A Tale Of Two Crashes

By now, regular readers are familiar with the eight-year, bubble-and-crash cycles in our markets and economies which are manufactured by the crime syndicate known as “the One Bank.” The reason the cycles are roughly eight years long has also been explained: to coincide with the U.S. political cycle, and the rotation of its two puppet parties .

With the last crash being the almost-terminal Crash of ’08, readers have been warned on many occasions that the Next Crash is scheduled for this year. With that manufactured collapse now being only a few months (weeks? days?) away, it is instructive to compare these two cycles of financial crime.

The analysis of patterns can yield insights in two opposing manners. Value can be gleaned in looking at how these repeating cycles are the same, but perhaps more revealing is how and why they differ. In this particular piece, the focus will be on (hard) commodity prices in each of these cycles, and how and why the bubble-and-crash pattern have been significantly different in this respect.

Most readers will recall the spiral in prices which occurred in nearly all commodity markets – hard and soft – right up to the eve of the Crash of ’08, as seen in the table above. This analysis will examine strictly hard commodity prices, since soft commodity markets (and their prices) are affected by several other variables totally outside the economic cycle.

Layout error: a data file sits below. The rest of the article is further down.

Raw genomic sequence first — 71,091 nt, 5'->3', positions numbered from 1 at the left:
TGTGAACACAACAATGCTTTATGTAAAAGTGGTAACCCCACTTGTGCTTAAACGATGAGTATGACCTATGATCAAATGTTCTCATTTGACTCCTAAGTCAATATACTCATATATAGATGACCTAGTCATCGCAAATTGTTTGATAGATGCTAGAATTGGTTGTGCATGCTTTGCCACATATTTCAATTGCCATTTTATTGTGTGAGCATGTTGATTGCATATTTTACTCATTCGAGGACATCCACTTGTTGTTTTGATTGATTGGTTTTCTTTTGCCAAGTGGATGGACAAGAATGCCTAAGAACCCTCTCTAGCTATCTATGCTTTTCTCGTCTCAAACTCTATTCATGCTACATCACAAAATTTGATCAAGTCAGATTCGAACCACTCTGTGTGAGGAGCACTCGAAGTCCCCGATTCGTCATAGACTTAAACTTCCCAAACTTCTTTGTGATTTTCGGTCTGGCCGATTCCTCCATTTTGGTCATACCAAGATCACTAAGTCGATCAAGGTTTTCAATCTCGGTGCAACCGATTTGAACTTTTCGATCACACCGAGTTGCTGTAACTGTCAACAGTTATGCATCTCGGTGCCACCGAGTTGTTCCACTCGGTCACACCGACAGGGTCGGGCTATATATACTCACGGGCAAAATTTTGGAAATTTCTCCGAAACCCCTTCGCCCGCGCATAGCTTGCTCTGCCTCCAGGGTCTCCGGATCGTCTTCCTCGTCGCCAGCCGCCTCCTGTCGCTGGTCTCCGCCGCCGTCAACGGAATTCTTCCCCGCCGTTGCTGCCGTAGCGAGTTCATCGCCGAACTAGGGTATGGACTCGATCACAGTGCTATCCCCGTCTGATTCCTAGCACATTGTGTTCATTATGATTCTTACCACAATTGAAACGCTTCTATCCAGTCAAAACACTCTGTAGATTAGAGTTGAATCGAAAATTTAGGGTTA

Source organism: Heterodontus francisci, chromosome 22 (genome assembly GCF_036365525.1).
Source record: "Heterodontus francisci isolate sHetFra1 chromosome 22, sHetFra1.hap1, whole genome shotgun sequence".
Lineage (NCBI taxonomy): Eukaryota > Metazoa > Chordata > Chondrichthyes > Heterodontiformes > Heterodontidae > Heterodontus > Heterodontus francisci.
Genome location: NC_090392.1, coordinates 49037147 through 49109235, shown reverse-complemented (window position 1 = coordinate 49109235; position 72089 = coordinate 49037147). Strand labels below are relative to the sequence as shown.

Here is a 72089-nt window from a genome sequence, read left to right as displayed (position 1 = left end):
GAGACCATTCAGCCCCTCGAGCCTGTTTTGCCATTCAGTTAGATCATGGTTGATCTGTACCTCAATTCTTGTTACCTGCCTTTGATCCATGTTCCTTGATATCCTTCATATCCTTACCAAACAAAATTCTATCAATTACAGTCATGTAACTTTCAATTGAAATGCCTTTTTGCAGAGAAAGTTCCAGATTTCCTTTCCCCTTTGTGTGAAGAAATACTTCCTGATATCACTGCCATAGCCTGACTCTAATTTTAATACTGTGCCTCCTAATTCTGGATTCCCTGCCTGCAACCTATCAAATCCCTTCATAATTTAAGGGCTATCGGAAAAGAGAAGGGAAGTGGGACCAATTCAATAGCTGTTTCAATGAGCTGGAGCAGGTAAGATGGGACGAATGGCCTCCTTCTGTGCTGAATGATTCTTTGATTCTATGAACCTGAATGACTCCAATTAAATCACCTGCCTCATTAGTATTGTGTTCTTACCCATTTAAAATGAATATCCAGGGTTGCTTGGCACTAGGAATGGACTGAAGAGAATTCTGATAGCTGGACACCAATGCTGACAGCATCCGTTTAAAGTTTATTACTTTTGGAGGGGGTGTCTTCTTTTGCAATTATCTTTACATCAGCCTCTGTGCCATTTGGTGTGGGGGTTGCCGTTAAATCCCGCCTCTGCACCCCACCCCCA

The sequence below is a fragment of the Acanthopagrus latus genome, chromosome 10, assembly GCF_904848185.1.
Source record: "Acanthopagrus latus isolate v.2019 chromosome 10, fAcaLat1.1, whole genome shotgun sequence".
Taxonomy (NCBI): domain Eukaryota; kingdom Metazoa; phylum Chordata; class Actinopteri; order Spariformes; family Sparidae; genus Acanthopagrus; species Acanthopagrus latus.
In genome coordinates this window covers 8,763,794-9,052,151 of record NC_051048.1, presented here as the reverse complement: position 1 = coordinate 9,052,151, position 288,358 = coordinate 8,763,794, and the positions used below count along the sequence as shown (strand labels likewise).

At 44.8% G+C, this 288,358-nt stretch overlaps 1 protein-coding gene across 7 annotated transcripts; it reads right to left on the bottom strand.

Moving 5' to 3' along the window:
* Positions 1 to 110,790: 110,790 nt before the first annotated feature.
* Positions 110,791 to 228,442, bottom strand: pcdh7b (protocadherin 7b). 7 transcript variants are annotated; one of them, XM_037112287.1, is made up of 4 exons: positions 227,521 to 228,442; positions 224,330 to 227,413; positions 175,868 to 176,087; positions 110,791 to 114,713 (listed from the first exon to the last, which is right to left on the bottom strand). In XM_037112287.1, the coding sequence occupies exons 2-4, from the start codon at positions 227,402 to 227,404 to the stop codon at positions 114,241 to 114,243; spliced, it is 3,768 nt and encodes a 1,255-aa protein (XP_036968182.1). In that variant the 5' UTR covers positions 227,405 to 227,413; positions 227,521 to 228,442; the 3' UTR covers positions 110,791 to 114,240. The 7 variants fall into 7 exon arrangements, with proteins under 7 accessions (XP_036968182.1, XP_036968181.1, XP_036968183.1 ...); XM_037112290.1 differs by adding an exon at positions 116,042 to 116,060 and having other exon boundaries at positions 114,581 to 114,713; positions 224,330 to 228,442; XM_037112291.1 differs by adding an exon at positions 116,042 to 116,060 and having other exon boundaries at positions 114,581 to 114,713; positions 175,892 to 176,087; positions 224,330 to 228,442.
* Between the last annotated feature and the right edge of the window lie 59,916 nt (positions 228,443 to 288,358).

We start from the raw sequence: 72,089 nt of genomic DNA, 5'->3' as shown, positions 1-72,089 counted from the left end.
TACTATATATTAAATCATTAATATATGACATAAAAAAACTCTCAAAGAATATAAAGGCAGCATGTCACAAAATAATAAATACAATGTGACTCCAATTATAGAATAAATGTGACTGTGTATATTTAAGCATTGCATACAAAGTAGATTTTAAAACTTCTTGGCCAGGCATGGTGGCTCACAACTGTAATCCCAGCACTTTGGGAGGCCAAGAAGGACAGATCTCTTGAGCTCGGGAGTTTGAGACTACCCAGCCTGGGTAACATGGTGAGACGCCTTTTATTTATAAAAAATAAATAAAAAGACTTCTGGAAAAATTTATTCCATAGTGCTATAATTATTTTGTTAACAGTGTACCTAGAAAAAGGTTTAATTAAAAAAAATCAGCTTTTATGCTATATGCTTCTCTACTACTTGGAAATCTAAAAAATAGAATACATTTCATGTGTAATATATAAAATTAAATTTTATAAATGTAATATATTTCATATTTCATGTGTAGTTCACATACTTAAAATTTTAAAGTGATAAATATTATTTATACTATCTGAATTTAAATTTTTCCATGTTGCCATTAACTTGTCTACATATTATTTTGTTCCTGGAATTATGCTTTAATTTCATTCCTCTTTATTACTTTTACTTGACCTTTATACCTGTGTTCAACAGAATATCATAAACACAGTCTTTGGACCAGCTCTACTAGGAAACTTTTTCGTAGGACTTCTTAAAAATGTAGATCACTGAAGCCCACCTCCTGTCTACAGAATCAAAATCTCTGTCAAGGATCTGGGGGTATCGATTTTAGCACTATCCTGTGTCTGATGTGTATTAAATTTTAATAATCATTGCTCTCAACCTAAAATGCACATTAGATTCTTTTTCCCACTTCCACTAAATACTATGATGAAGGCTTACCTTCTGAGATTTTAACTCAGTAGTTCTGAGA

There were two reasons for the spiral in commodity prices which occurred leading into the Crash of ’08, but only one of those reasons is ever discussed by corporate media. The known reason is a massive spike in global demand, the catalyst for which being the rapid industrialization of “BRICS” nations, as well as a number of other, so-called “Emerging Market” economies.

The rapid dilution/debasement of the world’s paper currencies, especially in the West, has been hidden from us. These corrupt regimes have had the audacity to refer to this destruction of our currencies as“competitive devaluation” – a race to see which central bank can destroy its own currency first.

The concept of “dilution” is well understood in the corporate world, when it comes to the paper instrument known as “stock.” When a corporation prints more stock, (all other things being equal) it thus dilutes its share structure, and all shares lose value.

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The views and opinions expressed in this material are those of the author as of the publication date, are subject to change and may not necessarily reflect the opinions of Sprott Money Ltd. Sprott ...

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Tony Hayes CFA 4 years ago Contributor's comment

Dear Jeff,

I think that you should look at the amount of the monetary base that is actually at work in the US economy and not the total monetary base. US$2,3 trillion is stashed as excess reserves at the Fed. Thus while hyperinflation may be coming it is unlikely to be soon.

perhaps you would like to read the following and give me a ring.